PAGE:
90 James David Forbes to William Whewell. Their duty regarding the BAAS is much simpler than WW supposes. There is a thick pamphlet which was circulated at the meeting in Birmingham containing all the recommendations the BAAS have made since the first ever meeting at York, of which, they have to revise all those made concerning the Mathematics and Physics section. 'The Royal Society of Edinburgh has had an official communication from Dr Robinson desiring them to write with other bodies in applying to government (1) to send a Reflector on Irish principles, and an observer (Irish no doubt) to the Cape:-and (2) to publish the British one of the meridian. The first, as was sufficiently plain from Robinsons whole tone at Birmingham, was to put an extinguisher on Herschel's labours at the Cape. I thought it right to consult Sir John - and found him, as I expected, averse to it, and he refused to act in the matter on a committee to apply to govt. So I am glad to say that we have kept clear of this business'. JDF wants to know what 'people say in the South, of Prince Albert's exhibition? I cannot but fancy that Scot Russell has more to do with it than his Royal highness'.
1 doc.
12 Dec 1849
91 James David Forbes to William Whewell. Thanks WW for his work on induction in answer to John S. Mill ['Of Induction, with Especial Reference to Mr. J. Stuart Mill's System of Logic', 1850]. Further to their work on revising the recommendations of the Mathematics and Physics section of the BAAS [see JDF to WW,12 Dec. 1849], JDF thinks it important that new experiments in the area of heat should be devised - as suggested by Philip Kelland's report 'On the Theory of Heat' (1841). JDF is undecided whether he will remain this year for the BAAS meeting, since he is very keen to embark on a continental trip. Murchison [Roderick Murchison] has written to him with suggestions on how best to spend the recent �1000 left to the Royal Society. .
1 doc.
17 Feb 1850
92 James David Forbes to William Whewell. Mr and Mrs Forbes are hoping to go to Germany in a fortnight for two months. They will return sometime prior to the BAAS meeting in Edinburgh. They 'are very anxious' that WW and Mrs Whewell will 'favour us with your company at that time' (31 July to 7 August). JDF read WW last 'little book you sent me ['Of a Liberal Education in General...2. Discussions and Changes 1840-1850', 1850]: and I can well believe that your judicious desire for a pause, in order to let your arrangements work themselves out - will not be particularly gratified by Lord John's [John Russell] most unexpected announcement of his Royal Commission [of inquiry into University reform]: but this ministry is not famous for carrying out its propsals'.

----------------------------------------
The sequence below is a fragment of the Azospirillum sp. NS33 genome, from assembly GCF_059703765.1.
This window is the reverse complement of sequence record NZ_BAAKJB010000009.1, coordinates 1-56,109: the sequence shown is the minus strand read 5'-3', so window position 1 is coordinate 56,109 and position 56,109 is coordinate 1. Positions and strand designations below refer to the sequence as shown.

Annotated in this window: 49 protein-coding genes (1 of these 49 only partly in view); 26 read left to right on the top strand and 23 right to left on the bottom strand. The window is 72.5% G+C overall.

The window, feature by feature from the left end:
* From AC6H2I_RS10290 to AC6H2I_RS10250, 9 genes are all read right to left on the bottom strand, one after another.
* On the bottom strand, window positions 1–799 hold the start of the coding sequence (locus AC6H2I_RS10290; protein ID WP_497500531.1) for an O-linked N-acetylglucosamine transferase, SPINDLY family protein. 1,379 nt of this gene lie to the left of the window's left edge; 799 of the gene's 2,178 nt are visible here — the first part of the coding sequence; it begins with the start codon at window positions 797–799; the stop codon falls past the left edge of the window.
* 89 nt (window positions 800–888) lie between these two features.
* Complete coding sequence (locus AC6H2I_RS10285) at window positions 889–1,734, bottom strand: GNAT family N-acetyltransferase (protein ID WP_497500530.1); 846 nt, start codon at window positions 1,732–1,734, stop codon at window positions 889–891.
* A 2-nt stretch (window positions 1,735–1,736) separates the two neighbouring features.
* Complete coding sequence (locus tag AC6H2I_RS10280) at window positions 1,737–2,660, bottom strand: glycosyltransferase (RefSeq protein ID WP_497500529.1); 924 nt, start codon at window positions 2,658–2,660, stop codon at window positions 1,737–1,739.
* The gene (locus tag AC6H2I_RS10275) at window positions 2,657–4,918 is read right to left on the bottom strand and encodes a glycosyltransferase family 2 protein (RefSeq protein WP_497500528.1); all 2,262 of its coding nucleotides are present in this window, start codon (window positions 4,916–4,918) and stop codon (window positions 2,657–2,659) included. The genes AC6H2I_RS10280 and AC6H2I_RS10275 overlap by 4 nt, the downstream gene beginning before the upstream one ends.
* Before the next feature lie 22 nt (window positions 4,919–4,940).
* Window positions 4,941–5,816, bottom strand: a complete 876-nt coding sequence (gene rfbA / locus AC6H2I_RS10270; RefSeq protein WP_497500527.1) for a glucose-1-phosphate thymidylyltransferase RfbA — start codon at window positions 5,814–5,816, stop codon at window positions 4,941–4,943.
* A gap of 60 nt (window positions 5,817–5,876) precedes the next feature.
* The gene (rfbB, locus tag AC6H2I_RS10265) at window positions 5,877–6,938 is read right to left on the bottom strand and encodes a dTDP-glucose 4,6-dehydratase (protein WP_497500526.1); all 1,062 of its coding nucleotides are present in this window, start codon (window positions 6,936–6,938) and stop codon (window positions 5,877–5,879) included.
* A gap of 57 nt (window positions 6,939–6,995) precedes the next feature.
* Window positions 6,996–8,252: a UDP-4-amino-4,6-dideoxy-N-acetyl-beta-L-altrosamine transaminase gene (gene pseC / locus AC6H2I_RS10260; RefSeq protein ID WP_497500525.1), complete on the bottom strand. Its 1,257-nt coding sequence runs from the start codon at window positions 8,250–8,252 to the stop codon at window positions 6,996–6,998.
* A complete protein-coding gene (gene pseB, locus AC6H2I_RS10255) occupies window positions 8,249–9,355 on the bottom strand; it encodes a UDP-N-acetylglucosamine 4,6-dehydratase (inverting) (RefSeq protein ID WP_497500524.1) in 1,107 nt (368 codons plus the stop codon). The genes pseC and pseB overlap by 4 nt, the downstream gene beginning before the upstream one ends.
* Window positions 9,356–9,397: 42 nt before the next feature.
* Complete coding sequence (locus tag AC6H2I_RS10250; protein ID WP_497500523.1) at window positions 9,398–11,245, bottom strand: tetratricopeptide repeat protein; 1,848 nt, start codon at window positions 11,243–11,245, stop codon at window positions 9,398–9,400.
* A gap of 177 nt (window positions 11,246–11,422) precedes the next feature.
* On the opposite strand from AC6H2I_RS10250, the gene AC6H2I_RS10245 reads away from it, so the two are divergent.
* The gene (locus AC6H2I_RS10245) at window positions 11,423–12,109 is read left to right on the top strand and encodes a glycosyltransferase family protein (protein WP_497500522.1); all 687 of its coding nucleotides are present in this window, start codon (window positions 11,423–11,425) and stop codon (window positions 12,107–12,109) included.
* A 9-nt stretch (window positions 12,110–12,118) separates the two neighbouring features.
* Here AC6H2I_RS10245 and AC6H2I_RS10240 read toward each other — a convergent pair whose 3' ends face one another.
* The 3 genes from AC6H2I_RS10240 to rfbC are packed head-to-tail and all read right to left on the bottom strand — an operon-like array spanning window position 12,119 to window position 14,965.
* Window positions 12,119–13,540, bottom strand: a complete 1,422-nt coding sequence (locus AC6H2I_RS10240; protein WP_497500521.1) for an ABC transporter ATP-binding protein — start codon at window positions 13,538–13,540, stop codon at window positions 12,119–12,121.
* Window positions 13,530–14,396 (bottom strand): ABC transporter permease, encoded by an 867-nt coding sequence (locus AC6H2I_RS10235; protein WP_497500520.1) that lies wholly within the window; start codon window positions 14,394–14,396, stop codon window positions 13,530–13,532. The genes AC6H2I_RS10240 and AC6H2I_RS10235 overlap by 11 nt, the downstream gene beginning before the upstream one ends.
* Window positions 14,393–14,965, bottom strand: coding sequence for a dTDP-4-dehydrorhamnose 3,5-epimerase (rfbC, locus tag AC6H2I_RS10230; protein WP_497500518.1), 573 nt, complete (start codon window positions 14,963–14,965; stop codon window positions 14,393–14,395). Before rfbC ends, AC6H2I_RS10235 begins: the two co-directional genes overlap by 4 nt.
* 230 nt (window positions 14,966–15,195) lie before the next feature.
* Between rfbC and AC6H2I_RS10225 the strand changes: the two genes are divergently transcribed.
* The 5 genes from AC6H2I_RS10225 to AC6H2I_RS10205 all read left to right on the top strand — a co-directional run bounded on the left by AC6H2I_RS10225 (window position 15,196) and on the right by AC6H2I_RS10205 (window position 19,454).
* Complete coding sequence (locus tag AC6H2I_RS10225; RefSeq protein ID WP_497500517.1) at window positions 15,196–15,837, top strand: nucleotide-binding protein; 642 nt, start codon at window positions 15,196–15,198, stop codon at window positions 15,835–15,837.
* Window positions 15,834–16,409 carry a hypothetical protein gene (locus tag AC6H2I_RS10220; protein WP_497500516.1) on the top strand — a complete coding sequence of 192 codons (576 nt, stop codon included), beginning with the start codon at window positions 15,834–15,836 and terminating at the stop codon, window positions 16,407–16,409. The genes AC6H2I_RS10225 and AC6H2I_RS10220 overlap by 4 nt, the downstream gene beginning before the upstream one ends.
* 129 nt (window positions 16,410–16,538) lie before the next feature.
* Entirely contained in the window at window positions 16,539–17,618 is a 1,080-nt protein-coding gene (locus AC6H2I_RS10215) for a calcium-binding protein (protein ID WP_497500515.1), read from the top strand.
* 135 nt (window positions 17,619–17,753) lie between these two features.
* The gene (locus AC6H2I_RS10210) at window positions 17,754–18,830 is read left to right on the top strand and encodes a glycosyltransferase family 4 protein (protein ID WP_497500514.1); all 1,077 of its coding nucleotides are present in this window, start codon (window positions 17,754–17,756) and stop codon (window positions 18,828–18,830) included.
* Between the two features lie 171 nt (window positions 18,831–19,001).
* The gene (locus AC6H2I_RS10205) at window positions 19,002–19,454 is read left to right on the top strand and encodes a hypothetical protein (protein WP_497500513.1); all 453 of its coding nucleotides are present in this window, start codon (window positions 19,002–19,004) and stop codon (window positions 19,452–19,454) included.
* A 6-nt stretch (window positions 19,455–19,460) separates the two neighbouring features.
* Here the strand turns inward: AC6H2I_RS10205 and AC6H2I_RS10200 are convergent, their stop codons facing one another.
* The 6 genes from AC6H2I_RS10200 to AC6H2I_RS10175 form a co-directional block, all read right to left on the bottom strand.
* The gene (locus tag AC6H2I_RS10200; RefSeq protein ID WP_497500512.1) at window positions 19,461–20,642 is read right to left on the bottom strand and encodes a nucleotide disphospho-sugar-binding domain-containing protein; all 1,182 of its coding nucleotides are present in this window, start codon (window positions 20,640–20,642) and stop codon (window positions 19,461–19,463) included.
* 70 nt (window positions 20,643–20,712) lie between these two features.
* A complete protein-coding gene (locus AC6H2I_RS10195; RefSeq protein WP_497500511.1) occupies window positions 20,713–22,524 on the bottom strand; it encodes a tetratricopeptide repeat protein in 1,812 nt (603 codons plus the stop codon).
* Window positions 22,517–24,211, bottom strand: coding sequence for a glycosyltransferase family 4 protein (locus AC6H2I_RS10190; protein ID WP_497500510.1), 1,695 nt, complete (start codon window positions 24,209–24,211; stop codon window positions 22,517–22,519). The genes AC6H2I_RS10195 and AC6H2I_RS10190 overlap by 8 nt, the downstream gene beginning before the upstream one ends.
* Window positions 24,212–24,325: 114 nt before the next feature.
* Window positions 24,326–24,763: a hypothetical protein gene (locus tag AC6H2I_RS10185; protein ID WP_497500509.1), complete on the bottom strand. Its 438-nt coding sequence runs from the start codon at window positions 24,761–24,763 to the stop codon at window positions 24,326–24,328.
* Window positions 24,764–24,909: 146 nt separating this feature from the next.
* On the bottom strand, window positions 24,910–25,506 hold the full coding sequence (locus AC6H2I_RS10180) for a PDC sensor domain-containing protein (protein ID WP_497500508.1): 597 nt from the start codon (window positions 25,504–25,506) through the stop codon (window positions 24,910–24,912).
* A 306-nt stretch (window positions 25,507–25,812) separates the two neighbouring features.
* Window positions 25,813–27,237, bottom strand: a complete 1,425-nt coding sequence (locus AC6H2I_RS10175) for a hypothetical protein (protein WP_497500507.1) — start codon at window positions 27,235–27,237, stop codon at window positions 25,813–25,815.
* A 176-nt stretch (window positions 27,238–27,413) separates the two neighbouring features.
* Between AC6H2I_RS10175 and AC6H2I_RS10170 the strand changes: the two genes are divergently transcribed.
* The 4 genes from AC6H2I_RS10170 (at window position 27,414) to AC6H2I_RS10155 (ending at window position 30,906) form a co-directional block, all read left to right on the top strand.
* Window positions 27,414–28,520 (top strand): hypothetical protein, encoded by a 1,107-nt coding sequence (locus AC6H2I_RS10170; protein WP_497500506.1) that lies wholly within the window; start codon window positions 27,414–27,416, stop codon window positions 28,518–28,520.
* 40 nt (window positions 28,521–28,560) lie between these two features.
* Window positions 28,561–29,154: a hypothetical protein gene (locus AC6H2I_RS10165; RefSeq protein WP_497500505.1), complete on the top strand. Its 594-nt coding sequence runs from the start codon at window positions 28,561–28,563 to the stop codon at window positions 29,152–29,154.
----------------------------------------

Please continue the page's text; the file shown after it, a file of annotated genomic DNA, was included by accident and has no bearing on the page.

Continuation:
1 doc.
27 Apr 1850
93 James David Forbes to William Whewell. One of JDF's children is ill and consequently 'Mrs Forbes has forgave the pleasure of accompanying me and my sister abroad, as the child is not yet able to travel'. JDF looks forward to hearing WW's travel plans - perhaps they can meet in Hamburg.
1 doc.
30 May 1850
94 James David Forbes to William Whewell. JDF received WW's letter forwarded from Frankfurt, and is sorry that it now looks as if they will not meet on the continent. JDF's old physician friend in Bonn has sent him to this 'rather out of the way place...I ought gratefully to add that I have profited much by drinking the water and bathing. It posseses a union of the saline and chalybite qualities, and has certainly a most admirable effect on the system'. He is disapointed WW will not be attending the BAAS meeting in Edinburgh.
1 doc.
19 Jun 1850